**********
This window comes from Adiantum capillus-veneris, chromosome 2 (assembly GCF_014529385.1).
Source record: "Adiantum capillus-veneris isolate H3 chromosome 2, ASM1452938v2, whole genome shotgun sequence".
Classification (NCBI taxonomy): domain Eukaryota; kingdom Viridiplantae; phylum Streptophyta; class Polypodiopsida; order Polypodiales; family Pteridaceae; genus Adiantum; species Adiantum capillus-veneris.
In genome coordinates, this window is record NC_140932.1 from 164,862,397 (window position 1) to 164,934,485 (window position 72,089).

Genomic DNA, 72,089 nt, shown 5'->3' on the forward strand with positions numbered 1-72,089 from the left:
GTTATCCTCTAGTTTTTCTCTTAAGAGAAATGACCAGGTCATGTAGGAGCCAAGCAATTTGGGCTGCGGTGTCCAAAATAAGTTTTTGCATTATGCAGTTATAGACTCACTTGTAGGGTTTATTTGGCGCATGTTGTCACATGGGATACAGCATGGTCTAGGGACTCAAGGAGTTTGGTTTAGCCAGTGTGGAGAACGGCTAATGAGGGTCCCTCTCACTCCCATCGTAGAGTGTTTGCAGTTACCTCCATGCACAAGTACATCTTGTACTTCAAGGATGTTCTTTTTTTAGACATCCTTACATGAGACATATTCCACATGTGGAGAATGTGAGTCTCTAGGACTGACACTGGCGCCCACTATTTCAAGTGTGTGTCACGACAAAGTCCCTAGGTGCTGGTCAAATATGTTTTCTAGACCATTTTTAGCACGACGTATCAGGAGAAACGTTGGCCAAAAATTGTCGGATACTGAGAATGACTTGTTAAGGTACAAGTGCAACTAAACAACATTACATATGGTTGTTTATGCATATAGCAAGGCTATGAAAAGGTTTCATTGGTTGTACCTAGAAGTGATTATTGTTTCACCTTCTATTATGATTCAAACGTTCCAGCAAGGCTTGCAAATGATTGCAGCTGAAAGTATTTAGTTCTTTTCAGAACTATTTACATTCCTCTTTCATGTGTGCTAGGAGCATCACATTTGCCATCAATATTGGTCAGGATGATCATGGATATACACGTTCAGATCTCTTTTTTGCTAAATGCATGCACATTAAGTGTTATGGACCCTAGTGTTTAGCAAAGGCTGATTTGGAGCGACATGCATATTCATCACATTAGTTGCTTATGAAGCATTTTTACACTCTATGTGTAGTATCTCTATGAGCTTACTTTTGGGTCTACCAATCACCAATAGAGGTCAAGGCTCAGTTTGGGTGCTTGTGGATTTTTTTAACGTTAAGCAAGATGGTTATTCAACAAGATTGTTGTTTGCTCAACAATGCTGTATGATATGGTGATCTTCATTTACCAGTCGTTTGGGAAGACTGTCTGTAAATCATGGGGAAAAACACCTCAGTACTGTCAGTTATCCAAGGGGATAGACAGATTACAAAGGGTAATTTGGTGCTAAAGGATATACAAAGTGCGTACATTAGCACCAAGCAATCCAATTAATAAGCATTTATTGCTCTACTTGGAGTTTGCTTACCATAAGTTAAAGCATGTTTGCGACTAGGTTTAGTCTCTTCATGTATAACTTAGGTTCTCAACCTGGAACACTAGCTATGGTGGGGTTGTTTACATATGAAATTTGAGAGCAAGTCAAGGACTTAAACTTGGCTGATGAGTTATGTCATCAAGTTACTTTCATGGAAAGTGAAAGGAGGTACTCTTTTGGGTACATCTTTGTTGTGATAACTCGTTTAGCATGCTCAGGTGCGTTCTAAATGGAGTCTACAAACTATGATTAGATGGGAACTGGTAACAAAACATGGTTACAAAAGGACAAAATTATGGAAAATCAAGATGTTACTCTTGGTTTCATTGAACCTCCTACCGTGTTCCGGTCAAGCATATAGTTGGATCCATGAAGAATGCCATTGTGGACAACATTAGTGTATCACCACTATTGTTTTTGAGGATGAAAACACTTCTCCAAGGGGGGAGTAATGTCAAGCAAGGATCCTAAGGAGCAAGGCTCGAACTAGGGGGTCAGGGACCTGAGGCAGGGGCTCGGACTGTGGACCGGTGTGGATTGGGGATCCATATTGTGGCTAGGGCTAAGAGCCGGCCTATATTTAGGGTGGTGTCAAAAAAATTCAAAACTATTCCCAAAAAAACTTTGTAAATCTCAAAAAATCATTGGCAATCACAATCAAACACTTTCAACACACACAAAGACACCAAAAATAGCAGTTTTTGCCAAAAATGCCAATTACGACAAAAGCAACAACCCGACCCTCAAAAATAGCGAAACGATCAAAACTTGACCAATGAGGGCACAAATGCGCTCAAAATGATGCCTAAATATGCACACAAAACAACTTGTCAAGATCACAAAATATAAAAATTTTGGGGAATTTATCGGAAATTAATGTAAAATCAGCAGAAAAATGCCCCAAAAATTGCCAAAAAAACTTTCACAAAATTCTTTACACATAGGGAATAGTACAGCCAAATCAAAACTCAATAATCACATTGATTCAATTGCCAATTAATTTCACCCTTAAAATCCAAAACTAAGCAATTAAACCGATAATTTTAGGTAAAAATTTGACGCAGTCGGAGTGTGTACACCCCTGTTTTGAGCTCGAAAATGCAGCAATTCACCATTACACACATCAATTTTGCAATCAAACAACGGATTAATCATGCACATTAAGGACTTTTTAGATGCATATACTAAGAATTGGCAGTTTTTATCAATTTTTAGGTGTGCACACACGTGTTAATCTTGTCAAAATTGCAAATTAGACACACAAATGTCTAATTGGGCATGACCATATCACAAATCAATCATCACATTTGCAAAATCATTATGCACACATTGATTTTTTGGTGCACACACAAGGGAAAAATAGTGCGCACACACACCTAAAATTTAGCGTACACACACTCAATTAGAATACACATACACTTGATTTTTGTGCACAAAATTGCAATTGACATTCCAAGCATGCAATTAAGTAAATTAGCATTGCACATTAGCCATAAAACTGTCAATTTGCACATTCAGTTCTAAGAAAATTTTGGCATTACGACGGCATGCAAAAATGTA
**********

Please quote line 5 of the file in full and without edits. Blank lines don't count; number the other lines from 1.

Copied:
Genomic DNA, 72,089 nt, shown 5'->3' on the forward strand with positions numbered 1-72,089 from the left: